Murwillumbah trainer Matthew Dunn is looking...
Former boom sprinter Hay List will continue to be prepared by Gosford-based horseman John McNair despite earlier rumours the horse’s WA-based connections where considering a change of trainer ahead of their autumn return.
A hulking Statue Of Liberty six-year-old, Hay List hasn’t raced since their game second to superstar mare Black Caviar in the Group 1 BTC Cup (1200m) in Brisbane back in mid-May.
After the run, which came one start after Hay List posted his second elite level success in the All Aged Stakes during the Sydney Autumn Carnival, connections were forced to abandon immediate racing plans as the champ suffered a laceration to his leg that became infected and threatened to end not only his career but his life as well.
A winner of 14 of their 20 career starts to date for over $1.73 million in prize money, a figure that could be far larger had they not come up against the best-in-the-business Black Caviar on four occasions, Hay List has made a remarkable recovery and is set to resume racing next year.
Transferred to McNair’s care in early 2010 having originally been prepared by Jim Taylor in Perth, Hay List will continue to be trained by McNair, putting to bed reports that former Melbourne Cup winning trainer Mark Kavanagh could be given the job.
“Hay List and John McNair are happily reunited and back to business,” Co-owner Trevor Davenport confirmed.
“A few things said were taken out of context, it was a storm in a tea cup.
“John has the secret to the horse and he’ll have him ready.”
Despite being on the brink of death mere months ago, Hay List has come back in magnificent form according to Davenport who said he expected a career-best year in 2012 from the mature galloper.
“We are thrilled with his condition, as he has been given the all-clear,” Davenport said.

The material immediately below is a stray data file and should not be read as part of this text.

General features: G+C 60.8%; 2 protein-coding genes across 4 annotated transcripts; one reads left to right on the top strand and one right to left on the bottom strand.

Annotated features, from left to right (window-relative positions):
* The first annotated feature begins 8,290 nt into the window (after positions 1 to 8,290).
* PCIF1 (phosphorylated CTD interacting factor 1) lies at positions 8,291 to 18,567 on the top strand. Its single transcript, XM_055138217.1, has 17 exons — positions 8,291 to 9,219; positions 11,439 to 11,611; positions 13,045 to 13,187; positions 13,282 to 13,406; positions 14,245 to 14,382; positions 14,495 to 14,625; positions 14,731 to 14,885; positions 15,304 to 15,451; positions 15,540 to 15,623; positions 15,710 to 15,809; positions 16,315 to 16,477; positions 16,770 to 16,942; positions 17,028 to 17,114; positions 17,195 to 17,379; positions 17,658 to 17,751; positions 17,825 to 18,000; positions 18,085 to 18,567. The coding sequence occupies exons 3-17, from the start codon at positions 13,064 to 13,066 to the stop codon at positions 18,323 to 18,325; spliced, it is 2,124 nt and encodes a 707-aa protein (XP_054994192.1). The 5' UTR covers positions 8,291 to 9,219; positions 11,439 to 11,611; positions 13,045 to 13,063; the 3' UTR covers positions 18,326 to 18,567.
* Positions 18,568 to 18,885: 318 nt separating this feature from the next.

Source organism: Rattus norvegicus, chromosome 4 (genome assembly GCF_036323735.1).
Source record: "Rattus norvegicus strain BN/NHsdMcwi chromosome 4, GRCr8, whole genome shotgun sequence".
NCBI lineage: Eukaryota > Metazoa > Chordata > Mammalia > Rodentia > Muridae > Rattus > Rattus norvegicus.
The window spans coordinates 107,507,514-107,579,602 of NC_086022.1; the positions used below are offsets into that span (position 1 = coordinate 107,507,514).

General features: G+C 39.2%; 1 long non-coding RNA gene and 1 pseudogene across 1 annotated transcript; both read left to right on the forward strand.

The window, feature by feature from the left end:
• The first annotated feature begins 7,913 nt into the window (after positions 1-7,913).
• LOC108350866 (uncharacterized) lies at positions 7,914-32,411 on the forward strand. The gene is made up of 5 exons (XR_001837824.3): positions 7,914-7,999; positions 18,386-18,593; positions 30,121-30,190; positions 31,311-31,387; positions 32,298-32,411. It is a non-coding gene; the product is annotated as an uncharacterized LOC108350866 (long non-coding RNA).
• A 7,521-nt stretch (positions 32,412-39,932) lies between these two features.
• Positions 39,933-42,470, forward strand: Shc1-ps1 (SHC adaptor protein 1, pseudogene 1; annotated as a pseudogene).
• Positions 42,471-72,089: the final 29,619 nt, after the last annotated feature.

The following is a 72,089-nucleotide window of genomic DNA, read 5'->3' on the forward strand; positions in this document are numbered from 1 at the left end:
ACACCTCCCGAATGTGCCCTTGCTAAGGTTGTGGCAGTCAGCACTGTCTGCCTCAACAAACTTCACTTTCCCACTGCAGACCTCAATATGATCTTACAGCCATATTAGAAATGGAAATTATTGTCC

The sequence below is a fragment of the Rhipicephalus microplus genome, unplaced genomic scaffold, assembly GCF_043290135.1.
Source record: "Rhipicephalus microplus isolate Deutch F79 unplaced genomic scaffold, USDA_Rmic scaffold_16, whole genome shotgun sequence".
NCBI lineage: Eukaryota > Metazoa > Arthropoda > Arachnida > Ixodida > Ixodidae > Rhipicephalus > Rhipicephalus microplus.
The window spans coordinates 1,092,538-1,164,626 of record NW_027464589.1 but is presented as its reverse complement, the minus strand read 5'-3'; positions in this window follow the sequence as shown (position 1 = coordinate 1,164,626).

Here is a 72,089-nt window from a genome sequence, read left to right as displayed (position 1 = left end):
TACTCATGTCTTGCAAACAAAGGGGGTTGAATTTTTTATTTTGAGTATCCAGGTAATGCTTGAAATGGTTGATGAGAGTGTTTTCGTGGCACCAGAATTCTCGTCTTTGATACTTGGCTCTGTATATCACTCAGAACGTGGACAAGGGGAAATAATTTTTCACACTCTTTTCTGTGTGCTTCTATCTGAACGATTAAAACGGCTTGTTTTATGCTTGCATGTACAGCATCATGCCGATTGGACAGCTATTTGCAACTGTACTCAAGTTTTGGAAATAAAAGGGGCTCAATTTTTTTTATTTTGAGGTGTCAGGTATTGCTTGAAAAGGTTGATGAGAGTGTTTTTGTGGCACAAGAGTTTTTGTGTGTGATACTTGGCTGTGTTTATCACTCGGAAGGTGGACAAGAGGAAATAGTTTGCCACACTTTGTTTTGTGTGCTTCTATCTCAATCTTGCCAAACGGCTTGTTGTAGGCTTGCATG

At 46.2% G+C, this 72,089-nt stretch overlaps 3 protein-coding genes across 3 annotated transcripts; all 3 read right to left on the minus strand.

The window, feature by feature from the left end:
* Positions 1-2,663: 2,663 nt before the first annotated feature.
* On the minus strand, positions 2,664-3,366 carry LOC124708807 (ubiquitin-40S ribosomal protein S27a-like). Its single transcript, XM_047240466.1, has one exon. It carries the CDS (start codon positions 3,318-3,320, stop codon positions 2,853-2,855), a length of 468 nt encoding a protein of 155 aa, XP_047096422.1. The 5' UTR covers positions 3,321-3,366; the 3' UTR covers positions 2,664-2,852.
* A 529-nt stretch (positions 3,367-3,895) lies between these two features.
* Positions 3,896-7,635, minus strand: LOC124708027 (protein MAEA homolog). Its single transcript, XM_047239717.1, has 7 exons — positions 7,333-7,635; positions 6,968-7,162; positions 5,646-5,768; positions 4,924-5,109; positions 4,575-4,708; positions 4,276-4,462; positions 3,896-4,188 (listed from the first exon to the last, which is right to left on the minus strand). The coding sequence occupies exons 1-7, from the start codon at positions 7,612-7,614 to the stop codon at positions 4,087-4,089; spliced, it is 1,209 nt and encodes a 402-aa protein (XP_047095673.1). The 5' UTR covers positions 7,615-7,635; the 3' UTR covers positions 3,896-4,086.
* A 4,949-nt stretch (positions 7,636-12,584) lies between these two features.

“He is 100 per cent fit.
“There is no reason to suggest he can’t come back like the Hay List we know next preparation.
“He has come back from a lengthy spell looking a million bucks.”
There is also a chance that following the autumn carnivals in Australia, Hay List will be given their chance to shine on the international stage.
With more possible clashes already on the cards for Hay List and Black Caviar next season, the dynamic duo could also face off overseas in England during the 2012 Royal Ascot Carnival in June.
“The horse deserves to go overseas,” Davenport said.
“It obviously can put a strain on them, but if we are going to do it, we will do it the Takeover Target way, the patient way and just do the right thing by the horse.
“It won’t be a hit-and-run mission.”
Davenport said that is was equally as appealing to remain in Australia and continue showcasing Hay List to the race fans here, and that any decision on where to race will be made based on the progress of the horse.
“We are certainly looking very, very heavily at an extensive overseas campaign, but the prize money, quality of racing and the overall glory you get from staying in Australia is equal, so the easiest answer is that Hay List will decide what happens,” he said.
Aside from England, other possible overseas targets for Hay List could include races in Singapore and Dubai.
“If he is 100 per cent at the right time, then it could be Singapore and the United Kingdom,” Davenport said.
“If he is 110 per cent at the right time, it could be Dubai.
“I don’t have enough knowledge of the program to tell you exactly how it would work, but we haven’t ruled anything out.
“I really do think it is going to be his year.”
Hay List’s most immediate program is an assault on the Melbourne Autumn Racing Carnival 2012, which is scheduled to kick off with his first-up run in the $750,000 Group 1 Lightning Stakes (1000m) at Flemington on February 18, an event he ran a first-up second to Black Caviar in this year.
He is likely to face a tough field first-up in the 2012 Lightning Stakes with horses including top colts Smart Missile and Foxwedge also looking to return in the race.
Dedicated to keeping Hay List fresh and ready to hit the international arena, he will then be kept to the short-distance features during his prep, but was unlikely to run in the $1 million Group 1 Newmarket Handicap (1200m) in early March due to the heavy weight he would be allocated.
“When we get him back into full work I’ve got a feeling he might be back to his absolute best over those short sprints,” Davenport said.
“The Lightning (Stakes) is the obvious target and that is where we are aiming.”
Davenport went on to name the $1 million Group 1 TJ Smith Stakes (1200m) and $400,000 Group 1 All Aged Stakes (1400m) at Royal Randwick during the Sydney Autumn Racing Carnival as other new-season goals for Hay List should everything go to plan.
“Bring on 2012,” Davenport said.
“I can’t wait to see him back out on the track doing what he does best.”
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